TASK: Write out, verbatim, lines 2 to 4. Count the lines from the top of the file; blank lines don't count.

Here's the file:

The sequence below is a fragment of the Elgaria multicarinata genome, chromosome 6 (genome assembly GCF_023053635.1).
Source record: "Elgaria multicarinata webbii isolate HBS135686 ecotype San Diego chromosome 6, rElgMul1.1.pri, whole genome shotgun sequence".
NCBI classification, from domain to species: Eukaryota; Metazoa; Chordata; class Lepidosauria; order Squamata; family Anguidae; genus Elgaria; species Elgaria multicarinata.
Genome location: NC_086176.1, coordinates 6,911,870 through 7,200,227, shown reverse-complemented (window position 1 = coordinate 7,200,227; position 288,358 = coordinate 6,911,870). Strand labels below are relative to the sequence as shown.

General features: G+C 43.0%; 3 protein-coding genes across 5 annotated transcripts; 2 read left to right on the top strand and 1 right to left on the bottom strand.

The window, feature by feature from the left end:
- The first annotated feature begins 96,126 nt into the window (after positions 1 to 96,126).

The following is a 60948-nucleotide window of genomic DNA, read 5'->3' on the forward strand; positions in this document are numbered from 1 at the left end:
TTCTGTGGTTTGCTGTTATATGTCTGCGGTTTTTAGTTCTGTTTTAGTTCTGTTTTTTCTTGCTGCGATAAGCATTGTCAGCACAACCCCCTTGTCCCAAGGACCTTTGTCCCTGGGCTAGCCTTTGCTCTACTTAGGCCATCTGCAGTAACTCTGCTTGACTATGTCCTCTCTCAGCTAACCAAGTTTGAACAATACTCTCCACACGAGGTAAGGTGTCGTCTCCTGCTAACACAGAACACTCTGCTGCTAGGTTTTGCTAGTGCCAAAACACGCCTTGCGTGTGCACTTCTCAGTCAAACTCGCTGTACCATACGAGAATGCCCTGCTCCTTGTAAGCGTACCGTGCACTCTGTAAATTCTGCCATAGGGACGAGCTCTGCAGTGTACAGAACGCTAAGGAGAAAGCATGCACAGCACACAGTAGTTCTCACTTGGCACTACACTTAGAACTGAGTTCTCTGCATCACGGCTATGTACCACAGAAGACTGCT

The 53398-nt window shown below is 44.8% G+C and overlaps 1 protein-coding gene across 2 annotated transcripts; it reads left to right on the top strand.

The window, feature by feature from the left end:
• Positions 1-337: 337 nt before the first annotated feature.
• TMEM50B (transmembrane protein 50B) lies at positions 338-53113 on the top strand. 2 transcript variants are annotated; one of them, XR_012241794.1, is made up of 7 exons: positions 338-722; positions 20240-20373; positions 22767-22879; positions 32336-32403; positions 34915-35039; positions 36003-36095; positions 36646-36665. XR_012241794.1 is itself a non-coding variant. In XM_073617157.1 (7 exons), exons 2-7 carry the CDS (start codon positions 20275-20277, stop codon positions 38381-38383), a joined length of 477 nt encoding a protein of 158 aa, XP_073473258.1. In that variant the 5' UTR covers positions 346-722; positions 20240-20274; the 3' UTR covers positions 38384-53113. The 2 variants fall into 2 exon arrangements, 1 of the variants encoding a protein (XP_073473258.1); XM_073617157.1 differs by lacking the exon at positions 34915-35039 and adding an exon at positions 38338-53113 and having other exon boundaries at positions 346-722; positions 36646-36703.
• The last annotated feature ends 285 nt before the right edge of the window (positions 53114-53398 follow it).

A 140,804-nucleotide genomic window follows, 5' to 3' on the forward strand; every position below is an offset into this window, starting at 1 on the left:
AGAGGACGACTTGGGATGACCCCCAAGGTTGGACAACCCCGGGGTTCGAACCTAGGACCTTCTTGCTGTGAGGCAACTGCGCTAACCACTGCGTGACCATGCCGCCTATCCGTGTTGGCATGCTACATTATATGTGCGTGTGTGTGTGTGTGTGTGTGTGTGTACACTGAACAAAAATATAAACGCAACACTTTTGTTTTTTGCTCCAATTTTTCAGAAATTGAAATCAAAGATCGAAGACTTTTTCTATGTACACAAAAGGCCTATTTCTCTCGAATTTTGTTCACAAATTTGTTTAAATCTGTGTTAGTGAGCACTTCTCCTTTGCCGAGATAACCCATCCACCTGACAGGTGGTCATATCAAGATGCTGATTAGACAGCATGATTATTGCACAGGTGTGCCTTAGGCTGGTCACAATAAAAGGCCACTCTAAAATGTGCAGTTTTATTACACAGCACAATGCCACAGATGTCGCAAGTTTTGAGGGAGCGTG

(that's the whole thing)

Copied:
Source record: "Elgaria multicarinata webbii isolate HBS135686 ecotype San Diego chromosome 6, rElgMul1.1.pri, whole genome shotgun sequence".
NCBI classification, from domain to species: Eukaryota; Metazoa; Chordata; class Lepidosauria; order Squamata; family Anguidae; genus Elgaria; species Elgaria multicarinata.
Genome location: NC_086176.1, coordinates 6,911,870 through 7,200,227, shown reverse-complemented (window position 1 = coordinate 7,200,227; position 288,358 = coordinate 6,911,870). Strand labels below are relative to the sequence as shown.